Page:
Chris Moody, CNN, July 19, 2015
Several dozen demonstrators interrupted the former Maryland governor while he was speaking here at the Netroots Nation conference, a gathering of liberal activists, demanding that he address criminal justice and police brutality. When they shouted, “Black lives matter!” a rallying cry of protests that broke out after several black Americans were killed at the hands of police in recent months, O’Malley responded: “Black lives matter. White lives matter. All lives matter.”
The demonstrators, who were mostly black, responded by booing him and shouting him down.
Later that day, O’Malley apologized for using the phrase in that context if it was perceived that he was minimizing the importance of blacks killed by police.
“I meant no disrespect,” O’Malley said in an interview on This Week in Blackness, a digital show. “That was a mistake on my part and I meant no disrespect. I did not mean to be insensitive in any way or communicate that I did not understand the tremendous passion, commitment and feeling and depth of feeling that all of us should be attaching to this issue.”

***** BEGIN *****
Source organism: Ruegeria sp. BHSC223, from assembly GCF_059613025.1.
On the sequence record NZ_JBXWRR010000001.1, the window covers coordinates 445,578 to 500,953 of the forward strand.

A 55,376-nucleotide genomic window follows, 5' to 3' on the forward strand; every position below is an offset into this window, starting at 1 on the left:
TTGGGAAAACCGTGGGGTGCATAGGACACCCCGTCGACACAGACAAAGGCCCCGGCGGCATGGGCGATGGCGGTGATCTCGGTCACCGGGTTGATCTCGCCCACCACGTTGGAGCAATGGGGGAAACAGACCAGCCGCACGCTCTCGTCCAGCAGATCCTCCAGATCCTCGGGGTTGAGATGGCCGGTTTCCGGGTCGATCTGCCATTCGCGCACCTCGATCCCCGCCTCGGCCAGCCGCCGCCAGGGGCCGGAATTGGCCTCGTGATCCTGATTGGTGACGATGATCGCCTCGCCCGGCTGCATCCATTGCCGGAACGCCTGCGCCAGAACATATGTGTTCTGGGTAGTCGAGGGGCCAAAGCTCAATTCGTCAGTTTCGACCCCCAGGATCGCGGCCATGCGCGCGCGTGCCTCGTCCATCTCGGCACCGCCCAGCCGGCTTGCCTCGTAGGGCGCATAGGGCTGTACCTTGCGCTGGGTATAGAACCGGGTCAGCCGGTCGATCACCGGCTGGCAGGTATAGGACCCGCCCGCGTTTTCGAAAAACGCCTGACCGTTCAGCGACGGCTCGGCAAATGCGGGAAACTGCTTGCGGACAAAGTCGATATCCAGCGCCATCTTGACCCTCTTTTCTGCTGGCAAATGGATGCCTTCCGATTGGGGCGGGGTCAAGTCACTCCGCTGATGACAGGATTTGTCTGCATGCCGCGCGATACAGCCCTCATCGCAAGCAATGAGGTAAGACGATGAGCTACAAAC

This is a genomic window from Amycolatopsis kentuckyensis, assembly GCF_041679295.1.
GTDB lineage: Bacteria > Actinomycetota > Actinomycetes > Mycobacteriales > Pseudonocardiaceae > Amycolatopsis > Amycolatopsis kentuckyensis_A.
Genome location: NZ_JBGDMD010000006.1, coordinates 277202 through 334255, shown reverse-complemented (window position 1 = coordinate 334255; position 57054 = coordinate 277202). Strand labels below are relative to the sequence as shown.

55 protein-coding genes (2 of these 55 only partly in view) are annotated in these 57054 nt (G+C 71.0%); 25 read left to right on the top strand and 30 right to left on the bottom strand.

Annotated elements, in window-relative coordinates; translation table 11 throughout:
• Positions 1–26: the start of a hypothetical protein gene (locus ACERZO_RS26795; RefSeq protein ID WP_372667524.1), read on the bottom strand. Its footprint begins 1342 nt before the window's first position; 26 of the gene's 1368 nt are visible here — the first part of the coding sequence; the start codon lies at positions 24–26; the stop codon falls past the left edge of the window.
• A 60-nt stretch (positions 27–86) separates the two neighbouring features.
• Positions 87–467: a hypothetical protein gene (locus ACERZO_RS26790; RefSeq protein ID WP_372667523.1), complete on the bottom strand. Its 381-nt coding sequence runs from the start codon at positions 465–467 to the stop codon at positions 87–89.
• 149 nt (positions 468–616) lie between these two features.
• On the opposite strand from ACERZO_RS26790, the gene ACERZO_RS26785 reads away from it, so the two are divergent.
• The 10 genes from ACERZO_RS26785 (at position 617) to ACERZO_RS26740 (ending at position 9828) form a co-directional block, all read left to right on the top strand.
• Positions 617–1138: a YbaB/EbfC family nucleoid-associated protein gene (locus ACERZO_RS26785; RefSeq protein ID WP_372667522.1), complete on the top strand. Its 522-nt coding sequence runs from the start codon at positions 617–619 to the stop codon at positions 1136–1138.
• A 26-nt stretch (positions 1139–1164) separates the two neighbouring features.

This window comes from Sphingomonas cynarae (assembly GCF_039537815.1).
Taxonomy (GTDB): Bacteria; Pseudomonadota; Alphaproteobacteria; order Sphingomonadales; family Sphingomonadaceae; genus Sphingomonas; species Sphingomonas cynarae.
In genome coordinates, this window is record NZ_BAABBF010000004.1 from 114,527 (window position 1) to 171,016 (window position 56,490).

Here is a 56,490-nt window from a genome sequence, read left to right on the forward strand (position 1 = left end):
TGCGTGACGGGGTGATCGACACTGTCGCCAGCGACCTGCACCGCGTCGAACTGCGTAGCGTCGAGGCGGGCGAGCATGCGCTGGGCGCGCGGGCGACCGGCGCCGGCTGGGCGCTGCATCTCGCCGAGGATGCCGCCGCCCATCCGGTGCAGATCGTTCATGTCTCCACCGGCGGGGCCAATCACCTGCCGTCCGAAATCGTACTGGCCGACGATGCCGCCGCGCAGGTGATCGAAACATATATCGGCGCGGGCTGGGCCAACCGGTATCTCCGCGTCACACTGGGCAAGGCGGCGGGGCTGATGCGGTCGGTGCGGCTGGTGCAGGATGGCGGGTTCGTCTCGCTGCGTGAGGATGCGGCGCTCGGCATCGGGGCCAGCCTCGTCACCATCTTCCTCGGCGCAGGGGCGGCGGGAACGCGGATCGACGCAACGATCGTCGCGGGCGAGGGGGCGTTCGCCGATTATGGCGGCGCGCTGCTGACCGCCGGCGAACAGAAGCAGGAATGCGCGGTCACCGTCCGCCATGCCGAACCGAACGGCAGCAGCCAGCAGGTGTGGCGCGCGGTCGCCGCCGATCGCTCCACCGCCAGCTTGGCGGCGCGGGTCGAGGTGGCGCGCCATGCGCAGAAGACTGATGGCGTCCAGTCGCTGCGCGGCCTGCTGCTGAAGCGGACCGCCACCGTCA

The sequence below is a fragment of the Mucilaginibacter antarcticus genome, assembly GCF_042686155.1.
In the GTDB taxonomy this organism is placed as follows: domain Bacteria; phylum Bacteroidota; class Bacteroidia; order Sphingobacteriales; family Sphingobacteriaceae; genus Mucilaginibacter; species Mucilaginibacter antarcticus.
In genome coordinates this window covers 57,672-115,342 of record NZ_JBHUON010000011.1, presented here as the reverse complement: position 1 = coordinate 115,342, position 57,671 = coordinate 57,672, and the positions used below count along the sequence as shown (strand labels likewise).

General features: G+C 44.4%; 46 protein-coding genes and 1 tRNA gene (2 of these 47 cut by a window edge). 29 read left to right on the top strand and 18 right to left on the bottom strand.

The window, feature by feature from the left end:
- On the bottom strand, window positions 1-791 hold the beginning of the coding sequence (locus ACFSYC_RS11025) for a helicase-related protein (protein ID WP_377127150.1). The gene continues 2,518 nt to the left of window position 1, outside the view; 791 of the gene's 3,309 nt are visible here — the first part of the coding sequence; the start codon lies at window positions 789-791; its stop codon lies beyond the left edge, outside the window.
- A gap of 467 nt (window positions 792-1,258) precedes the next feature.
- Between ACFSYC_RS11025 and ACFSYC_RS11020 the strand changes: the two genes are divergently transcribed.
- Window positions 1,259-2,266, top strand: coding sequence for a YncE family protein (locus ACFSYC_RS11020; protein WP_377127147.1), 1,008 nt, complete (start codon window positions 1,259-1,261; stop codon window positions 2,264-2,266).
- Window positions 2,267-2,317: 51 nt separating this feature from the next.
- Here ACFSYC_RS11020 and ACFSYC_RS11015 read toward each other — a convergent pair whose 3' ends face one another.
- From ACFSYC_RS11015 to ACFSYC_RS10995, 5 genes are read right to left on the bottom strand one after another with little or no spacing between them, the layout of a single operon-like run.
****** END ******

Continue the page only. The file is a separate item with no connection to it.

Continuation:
Judith Butler, a philosopher at the University of California, Berkeley, recently explained why some find it offensive to respond to the “Black Lives Matter” movement with the “all lives matter.”
“When some people rejoin with ‘All Lives Matter’ they misunderstand the problem, but not because their message is untrue. It is true that all lives matter, but it is equally true that not all lives are understood to matter, which is precisely why it is most important to name the lives that have not mattered, and are struggling to matter in the way they deserve,” Butler said in an interview with The New York Times. “If we jump too quickly to the universal formulation, ‘all lives matter,’ then we miss the fact that black people have not yet been included in the idea of ‘all lives.'”